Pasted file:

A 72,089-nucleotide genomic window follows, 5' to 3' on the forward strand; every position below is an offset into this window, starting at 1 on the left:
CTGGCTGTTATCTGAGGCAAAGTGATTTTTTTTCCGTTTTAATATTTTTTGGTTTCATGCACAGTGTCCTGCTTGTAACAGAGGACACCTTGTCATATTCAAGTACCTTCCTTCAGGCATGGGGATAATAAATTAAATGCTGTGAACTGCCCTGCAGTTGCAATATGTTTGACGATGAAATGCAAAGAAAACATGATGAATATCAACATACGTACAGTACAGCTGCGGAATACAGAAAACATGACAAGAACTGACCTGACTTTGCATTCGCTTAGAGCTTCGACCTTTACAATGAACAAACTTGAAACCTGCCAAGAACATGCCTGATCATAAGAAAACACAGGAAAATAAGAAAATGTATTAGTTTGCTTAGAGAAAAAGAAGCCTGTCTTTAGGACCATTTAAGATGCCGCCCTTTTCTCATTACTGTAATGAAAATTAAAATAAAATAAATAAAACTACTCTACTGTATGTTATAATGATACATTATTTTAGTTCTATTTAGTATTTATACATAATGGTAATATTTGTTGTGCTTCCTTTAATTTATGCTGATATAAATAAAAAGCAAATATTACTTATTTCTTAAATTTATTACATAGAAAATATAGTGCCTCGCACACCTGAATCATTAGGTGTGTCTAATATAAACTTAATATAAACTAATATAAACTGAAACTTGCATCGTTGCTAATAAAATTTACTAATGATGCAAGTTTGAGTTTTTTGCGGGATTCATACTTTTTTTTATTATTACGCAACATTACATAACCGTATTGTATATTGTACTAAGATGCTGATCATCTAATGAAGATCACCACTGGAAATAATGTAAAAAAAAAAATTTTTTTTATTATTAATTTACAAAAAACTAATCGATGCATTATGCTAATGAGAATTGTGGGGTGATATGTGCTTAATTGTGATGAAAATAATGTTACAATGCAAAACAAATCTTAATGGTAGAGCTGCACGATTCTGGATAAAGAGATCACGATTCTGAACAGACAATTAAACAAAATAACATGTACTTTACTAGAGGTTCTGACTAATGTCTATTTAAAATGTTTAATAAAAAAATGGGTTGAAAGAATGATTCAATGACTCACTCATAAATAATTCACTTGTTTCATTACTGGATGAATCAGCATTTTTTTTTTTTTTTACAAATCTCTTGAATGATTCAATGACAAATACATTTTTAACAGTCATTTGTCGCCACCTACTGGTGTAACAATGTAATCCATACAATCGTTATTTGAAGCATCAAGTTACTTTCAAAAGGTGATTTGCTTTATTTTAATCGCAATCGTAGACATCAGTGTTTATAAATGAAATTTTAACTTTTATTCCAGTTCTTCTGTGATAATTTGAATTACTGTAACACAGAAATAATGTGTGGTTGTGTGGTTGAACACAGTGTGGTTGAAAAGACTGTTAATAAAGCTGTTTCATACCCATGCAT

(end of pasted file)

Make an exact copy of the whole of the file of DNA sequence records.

A 72,089-nucleotide genomic window follows, 5' to 3' on the forward strand; every position below is an offset into this window, starting at 1 on the left:
CTGGCTGTTATCTGAGGCAAAGTGATTTTTTTTCCGTTTTAATATTTTTTGGTTTCATGCACAGTGTCCTGCTTGTAACAGAGGACACCTTGTCATATTCAAGTACCTTCCTTCAGGCATGGGGATAATAAATTAAATGCTGTGAACTGCCCTGCAGTTGCAATATGTTTGACGATGAAATGCAAAGAAAACATGATGAATATCAACATACGTACAGTACAGCTGCGGAATACAGAAAACATGACAAGAACTGACCTGACTTTGCATTCGCTTAGAGCTTCGACCTTTACAATGAACAAACTTGAAACCTGCCAAGAACATGCCTGATCATAAGAAAACACAGGAAAATAAGAAAATGTATTAGTTTGCTTAGAGAAAAAGAAGCCTGTCTTTAGGACCATTTAAGATGCCGCCCTTTTCTCATTACTGTAATGAAAATTAAAATAAAATAAATAAAACTACTCTACTGTATGTTATAATGATACATTATTTTAGTTCTATTTAGTATTTATACATAATGGTAATATTTGTTGTGCTTCCTTTAATTTATGCTGATATAAATAAAAAGCAAATATTACTTATTTCTTAAATTTATTACATAGAAAATATAGTGCCTCGCACACCTGAATCATTAGGTGTGTCTAATATAAACTTAATATAAACTAATATAAACTGAAACTTGCATCGTTGCTAATAAAATTTACTAATGATGCAAGTTTGAGTTTTTTGCGGGATTCATACTTTTTTTTATTATTACGCAACATTACATAACCGTATTGTATATTGTACTAAGATGCTGATCATCTAATGAAGATCACCACTGGAAATAATGTAAAAAAAAAAATTTTTTTTATTATTAATTTACAAAAAACTAATCGATGCATTATGCTAATGAGAATTGTGGGGTGATATGTGCTTAATTGTGATGAAAATAATGTTACAATGCAAAACAAATCTTAATGGTAGAGCTGCACGATTCTGGATAAAGAGATCACGATTCTGAACAGACAATTAAACAAAATAACATGTACTTTACTAGAGGTTCTGACTAATGTCTATTTAAAATGTTTAATAAAAAAATGGGTTGAAAGAATGATTCAATGACTCACTCATAAATAATTCACTTGTTTCATTACTGGATGAATCAGCATTTTTTTTTTTTTTTACAAATCTCTTGAATGATTCAATGACAAATACATTTTTAACAGTCATTTGTCGCCACCTACTGGTGTAACAATGTAATCCATACAATCGTTATTTGAAGCATCAAGTTACTTTCAAAAGGTGATTTGCTTTATTTTAATCGCAATCGTAGACATCAGTGTTTATAAATGAAATTTTAACTTTTATTCCAGTTCTTCTGTGATAATTTGAATTACTGTAACACAGAAATAATGTGTGGTTGTGTGGTTGAACACAGTGTGGTTGAAAAGACTGTTAATAAAGCTGTTTCATACCCATGCAT